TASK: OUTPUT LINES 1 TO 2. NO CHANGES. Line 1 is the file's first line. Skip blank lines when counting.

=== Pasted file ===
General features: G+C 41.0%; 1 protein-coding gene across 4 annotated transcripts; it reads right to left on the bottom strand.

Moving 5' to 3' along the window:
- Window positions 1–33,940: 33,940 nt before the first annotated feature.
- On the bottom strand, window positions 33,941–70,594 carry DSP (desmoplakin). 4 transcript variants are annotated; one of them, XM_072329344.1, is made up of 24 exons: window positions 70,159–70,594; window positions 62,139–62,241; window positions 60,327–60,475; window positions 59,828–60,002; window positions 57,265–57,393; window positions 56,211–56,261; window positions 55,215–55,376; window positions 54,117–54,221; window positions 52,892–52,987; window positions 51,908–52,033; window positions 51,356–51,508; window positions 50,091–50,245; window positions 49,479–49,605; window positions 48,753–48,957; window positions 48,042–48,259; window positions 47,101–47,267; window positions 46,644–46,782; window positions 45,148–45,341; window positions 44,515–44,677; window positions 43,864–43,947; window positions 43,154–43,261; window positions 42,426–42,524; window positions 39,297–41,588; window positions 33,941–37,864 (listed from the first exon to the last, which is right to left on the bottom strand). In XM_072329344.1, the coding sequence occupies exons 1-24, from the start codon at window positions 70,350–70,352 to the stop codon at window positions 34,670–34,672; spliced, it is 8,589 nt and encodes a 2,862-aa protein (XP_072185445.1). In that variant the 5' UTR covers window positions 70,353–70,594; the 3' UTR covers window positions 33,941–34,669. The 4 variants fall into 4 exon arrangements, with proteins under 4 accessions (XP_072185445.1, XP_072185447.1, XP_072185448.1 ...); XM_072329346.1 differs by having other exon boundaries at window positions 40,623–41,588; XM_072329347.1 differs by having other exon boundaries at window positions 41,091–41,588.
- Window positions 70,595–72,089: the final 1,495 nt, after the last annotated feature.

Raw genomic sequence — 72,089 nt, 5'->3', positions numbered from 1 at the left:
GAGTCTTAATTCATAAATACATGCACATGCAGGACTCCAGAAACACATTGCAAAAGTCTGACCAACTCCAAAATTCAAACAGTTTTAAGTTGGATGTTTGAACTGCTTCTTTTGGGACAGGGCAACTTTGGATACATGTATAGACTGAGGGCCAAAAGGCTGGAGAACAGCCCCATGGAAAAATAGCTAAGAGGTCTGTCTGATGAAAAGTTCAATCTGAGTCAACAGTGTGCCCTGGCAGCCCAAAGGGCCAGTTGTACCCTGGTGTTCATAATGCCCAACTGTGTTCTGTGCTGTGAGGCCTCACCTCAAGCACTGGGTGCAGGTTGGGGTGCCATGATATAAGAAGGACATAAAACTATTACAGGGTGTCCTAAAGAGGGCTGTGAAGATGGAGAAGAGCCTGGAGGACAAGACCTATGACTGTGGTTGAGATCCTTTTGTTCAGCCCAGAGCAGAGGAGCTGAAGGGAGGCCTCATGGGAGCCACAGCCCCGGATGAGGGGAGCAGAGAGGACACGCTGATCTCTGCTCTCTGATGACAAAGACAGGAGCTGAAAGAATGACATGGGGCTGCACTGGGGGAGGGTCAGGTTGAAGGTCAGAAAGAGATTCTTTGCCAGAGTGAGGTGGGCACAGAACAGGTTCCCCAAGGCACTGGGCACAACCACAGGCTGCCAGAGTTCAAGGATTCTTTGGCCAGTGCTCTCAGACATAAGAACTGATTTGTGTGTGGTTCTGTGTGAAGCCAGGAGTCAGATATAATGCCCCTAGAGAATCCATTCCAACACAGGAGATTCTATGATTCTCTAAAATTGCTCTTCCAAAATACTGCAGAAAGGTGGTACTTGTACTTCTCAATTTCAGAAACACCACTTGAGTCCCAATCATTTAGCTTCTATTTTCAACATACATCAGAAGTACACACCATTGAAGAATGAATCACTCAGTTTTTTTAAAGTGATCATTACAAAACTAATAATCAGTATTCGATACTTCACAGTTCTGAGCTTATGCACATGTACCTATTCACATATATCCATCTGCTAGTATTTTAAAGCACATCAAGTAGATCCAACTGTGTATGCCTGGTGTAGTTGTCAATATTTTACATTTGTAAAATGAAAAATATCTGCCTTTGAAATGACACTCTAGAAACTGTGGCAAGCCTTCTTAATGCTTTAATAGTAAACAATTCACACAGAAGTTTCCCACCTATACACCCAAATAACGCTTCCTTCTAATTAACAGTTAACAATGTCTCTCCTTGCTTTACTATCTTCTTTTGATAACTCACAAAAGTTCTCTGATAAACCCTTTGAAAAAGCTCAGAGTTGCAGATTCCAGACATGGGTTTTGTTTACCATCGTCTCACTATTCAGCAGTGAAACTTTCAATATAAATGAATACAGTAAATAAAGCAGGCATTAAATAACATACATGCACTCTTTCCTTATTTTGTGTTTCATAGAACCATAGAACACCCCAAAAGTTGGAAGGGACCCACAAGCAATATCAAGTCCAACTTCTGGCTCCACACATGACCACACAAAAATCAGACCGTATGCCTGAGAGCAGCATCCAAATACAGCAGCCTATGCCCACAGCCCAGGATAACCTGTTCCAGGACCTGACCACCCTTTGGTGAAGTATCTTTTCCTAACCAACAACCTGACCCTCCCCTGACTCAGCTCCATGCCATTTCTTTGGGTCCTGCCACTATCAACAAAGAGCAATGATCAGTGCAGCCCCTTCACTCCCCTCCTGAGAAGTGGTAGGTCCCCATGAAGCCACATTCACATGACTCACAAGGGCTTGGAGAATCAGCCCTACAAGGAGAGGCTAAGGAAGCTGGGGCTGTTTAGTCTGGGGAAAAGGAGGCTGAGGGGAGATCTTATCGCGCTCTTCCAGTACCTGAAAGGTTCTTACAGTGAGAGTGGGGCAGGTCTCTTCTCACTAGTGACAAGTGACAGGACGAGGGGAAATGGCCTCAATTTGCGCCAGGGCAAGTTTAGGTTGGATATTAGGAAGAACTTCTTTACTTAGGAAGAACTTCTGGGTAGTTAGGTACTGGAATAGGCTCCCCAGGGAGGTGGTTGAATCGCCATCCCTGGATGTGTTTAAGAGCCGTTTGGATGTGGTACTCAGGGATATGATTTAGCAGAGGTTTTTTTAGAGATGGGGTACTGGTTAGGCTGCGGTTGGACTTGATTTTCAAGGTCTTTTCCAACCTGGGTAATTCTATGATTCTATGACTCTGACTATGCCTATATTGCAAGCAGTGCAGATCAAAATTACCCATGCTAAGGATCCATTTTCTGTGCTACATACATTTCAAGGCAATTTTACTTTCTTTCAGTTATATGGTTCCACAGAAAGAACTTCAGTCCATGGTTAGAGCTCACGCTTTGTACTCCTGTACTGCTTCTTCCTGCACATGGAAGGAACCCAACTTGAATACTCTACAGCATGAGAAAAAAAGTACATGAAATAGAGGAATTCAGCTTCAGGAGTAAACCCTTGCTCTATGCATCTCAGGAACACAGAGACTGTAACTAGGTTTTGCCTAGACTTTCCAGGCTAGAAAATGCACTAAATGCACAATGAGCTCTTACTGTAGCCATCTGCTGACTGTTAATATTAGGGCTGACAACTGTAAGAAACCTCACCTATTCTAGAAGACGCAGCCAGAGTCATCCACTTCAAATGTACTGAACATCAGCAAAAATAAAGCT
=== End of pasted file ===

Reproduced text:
General features: G+C 41.0%; 1 protein-coding gene across 4 annotated transcripts; it reads right to left on the bottom strand.

Moving 5' to 3' along the window: